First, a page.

When deciding which college to attend, don’t just rely on word of mouth, reputation, college rankings, where your parents want you to go, or where your friends are going. The best way to get a feel for schools yourself is going on college visits. They will give you a chance to feel out what you can’t get from a website—the campus vibe, student body energy, and general ambiance.
After all, this will be the next four years of your life. Where you decide to spend them can be just as important as what you choose to study or who you connect with. So we’ve put together some ideas for how to help you get the most out of this important part of the college admissions process.
Determine your criteria
It’s important to remember that while there are certain admissions requirements you must fulfill, the school you attend must also meet your own criteria. Colleges and universities are businesses, and they know their own success depends on the success and satisfaction of their students.
So when you sit down with an admissions officer, don’t just passively let them interview you. Interview them at the same time. This is your opportunity to get your questions answered and determine if this is the place you want to be for the next four or more years. Here is a College Fair Checklist with some questions you can ask during college visits.
Make your own decision
Your first year away from home is when you really begin to figure out who you are as an individual. Where you go to school will play a big role in developing your character, talents, career, relationships, and future. Don’t let what others are doing or have done make the college decision for you—even if your parents are pushing you to attend their alma mater or your guidance counselor says you should go for the biggest financial aid package.
Instead, be honest with yourself about which factors matter most to you during college visits. At the same time, keep an open mind toward those who have been through this process before, try to think as long-term as possible, and don’t ignore the financial factor as you will eventually have to pay back student debt.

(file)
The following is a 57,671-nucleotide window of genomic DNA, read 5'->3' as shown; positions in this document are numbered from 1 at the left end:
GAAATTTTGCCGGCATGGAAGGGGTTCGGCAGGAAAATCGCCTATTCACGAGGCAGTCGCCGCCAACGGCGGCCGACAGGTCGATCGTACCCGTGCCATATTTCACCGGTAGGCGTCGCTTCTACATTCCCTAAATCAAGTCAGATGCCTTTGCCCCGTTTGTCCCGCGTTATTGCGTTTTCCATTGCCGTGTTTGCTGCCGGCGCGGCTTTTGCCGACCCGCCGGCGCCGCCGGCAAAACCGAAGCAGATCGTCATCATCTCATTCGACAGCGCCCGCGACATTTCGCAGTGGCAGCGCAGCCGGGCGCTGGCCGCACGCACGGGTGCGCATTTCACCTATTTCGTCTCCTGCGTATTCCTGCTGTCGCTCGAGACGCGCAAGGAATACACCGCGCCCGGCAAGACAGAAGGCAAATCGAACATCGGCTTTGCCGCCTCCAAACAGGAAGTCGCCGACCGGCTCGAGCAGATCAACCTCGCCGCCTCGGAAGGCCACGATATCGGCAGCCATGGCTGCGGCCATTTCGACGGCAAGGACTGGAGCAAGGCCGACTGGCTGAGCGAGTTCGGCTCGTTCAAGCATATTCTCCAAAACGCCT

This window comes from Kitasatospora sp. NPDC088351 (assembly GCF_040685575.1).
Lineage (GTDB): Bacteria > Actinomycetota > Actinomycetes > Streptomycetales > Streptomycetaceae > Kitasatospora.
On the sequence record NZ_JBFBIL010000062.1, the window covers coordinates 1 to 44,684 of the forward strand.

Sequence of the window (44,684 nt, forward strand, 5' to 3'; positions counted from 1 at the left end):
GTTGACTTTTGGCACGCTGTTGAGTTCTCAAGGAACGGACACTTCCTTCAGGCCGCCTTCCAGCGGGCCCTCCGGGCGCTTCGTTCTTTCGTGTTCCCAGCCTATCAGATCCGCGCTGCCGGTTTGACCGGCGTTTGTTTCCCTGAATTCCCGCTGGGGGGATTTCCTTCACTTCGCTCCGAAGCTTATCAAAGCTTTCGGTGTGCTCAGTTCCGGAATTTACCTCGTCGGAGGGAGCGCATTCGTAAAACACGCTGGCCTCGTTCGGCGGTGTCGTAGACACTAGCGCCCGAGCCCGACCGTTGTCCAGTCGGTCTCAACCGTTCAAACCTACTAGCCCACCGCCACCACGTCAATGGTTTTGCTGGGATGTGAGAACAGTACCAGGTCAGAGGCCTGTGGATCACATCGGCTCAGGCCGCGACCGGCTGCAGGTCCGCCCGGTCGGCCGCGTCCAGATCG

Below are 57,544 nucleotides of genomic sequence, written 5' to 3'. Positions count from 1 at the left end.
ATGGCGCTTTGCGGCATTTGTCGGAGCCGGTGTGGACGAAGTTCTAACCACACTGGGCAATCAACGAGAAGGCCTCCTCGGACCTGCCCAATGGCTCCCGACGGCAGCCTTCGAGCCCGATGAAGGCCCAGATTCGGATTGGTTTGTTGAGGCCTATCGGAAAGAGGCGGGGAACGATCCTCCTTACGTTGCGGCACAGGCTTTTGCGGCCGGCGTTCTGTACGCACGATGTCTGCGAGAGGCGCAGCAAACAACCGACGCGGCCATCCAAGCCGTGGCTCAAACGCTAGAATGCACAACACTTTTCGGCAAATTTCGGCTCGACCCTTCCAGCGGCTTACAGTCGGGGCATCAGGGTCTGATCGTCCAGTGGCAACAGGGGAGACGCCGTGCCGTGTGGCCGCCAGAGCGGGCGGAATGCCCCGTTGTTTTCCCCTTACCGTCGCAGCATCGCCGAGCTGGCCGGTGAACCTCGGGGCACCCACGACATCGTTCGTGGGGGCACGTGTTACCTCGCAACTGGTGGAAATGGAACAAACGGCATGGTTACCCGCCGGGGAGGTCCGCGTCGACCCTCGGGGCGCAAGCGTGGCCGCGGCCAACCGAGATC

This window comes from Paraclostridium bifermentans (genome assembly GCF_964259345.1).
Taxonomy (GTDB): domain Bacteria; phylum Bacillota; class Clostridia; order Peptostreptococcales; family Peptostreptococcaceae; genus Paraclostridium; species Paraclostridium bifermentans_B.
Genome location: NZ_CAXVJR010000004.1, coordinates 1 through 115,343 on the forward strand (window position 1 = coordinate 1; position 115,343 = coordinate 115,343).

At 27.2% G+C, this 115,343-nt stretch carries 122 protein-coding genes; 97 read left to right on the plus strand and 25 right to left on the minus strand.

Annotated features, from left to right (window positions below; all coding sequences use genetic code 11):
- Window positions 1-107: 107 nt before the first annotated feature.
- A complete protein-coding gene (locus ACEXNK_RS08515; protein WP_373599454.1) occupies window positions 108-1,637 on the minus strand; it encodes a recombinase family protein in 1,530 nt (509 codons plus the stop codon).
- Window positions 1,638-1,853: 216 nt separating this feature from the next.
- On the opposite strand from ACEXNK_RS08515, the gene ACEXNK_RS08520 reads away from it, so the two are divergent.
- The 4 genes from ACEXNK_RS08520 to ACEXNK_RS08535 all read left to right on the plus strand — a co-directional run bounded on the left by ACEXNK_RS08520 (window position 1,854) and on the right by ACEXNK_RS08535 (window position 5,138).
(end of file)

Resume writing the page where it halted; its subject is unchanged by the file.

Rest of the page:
Stress can take away the excitement of the college admission process. Sure, there are admissions requirements, and it’s true not everyone gets in, but the stress you are feeling will end up stifling your journey of selecting the right school. So it’s important that you relax, and take it all in.
College is the chance to not only develop yourself academically, but also explore outside interests and build relationships. These things are just as important to your education and preparation for the rest of your life. Thus, don’t be afraid to let fun be a factor in your decision. College is four or more years of your life, so it’s important to choose a school you’ll enjoy attending.
For example, you’ll want to know what the best late night pizza spot is or which cafe serves the best coffee—especially when it comes to finals. You’ll also want to know what it’s like to attend those college football games or what it feels like to walk around campus in February. College visits will help you experience these things firsthand.